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Walmart Gets on the Green Bandwagon

Traditionally known for mass production and low prices, Walmart announced the opening of its first sustainable fresh food distribution center in the province of Alberta, Canada on November 10th.  Estimated to be 60% more energy-efficient than Walmart's typical refrigerated centers, the Balzac facility will cut energy costs by $4.8 million over five years.  The distribution center utilizes hydrogen fuel cells; solar, thermal, and wind power; LED lighting; "smart refrigeration;" energy efficient dock doors and doorways; as well as other ecocentric efforts in sustainability.

 

Just north of Calgary, Walmart states the 400,000 square-foot center cost a mere $115 million to build.  As the "Perishable Distribution Centre" for 104 Walmart stores between Manitoba (mid-Canada) and the Pacific coast, approximately 800 jobs were created in construction and trade roles, and Supply Chain Management, Walmart's third-party logistics provider, will hire an estimated 600 employees. 

What makes the facility so green?  For starters, two 30-kilowatt wind turbines to supply electricity, expected to generate an estimated 100,000 kwh per year.  Walmart contends that is enough energy to power approximately 40 average-sized Canadian homes annually.   Beyond wind power, Walmart is using solar power.  Sixteen solar thermal panels will provide energy for domestic hot water use in offices and maintenance areas, producing a maximum of over 205 kwh per day - comparable to heating the water supply of 20 Canadian homes with 40 gallon tanks.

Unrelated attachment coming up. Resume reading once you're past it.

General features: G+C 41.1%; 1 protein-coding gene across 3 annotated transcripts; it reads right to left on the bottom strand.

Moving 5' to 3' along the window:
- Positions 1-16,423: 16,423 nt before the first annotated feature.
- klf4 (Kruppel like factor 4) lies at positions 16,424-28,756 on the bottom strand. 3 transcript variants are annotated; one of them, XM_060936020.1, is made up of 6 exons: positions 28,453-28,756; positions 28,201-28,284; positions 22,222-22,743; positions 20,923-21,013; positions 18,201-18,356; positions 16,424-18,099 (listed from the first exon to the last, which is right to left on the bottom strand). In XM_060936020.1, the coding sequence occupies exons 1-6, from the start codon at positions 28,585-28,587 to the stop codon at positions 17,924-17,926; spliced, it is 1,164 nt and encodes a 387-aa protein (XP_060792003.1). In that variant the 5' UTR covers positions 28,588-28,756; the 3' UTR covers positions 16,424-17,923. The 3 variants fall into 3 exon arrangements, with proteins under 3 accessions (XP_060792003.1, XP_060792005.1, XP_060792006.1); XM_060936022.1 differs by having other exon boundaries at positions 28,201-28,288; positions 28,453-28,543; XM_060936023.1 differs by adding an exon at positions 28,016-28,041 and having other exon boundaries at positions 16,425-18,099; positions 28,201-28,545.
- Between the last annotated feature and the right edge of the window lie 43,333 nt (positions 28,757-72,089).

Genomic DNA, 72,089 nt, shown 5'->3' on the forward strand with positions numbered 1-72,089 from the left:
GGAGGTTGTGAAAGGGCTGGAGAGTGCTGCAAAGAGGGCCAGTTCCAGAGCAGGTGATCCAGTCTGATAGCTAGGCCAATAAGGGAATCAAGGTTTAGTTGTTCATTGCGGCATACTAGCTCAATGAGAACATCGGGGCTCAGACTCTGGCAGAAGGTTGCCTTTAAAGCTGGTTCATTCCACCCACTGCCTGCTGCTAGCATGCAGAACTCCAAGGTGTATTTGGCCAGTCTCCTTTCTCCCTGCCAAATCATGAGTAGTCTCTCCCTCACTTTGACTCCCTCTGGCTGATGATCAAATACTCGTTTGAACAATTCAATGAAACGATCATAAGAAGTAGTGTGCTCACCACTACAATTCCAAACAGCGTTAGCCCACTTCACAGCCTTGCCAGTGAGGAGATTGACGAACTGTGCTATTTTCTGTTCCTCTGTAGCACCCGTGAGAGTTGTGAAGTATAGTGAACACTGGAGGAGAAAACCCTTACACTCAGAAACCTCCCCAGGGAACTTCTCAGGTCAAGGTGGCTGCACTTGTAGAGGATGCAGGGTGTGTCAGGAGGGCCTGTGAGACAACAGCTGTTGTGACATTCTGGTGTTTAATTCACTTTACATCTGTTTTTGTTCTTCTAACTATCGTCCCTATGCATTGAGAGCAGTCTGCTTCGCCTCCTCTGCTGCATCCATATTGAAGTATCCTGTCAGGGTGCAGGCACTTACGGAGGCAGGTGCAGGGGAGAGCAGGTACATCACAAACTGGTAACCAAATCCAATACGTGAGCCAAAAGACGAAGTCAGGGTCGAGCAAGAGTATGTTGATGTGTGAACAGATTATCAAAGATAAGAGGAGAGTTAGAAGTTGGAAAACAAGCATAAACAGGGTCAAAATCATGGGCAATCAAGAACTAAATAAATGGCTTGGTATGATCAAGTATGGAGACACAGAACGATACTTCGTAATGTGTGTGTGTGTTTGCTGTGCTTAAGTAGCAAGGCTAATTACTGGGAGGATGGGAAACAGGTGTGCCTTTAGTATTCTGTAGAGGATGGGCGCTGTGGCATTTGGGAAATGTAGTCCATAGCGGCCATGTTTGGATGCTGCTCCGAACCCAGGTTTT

Walmart is going beyond the facility itself and taking its eco-consciousness on the road.   71 material handling vehicles powered by hyrdogen fuel cells will reduce CO2 emissions by 55% or approximately 530 tons a year.  To give you an idea of the impact of this change, Walmart reports the effect of using these trucks are the equivalent of taking 101 passenger vehicles off the road per year.  Fear not Walmart fans, the vehicles are purported to actually improve productivity.

What's more, smart refrigeration promises to use ammonia as a coolant as opposed to Freon, which is known to deplete the ozone.  Approximately 33% more energy-efficient, smart refrigeration will save the company an estimated $2 million in costs over 5 years. 

LED lighting is the next green effort of the facility, as both its parking lot and warehouse will be illuminated via low-energy  solid-state lighting.  Estimated to be 69% more energy-efficient than incandescent lighting, the LED lights are also estimated to last approximately 20 years, saving Walmart an estimated 7 million kwh of electricity over five years as well as aiding in the avoidance of approximately $645,000 in costs.

Andy Ellis, Walmart Canada's SVP of Supply Chain and Logistics, notes, "We're extremely proud to open our sustainable distribution facility that I believe will set a positive example for our global operations, for business and the world."  He adds, "What today serves as a demonstration facility, we hope to see as an industry norm in the no-to-distant future."

 

Source: CNW and EarthTechling

Amanda Hinski
Environmental Innovations Blogger
InventorSpot.com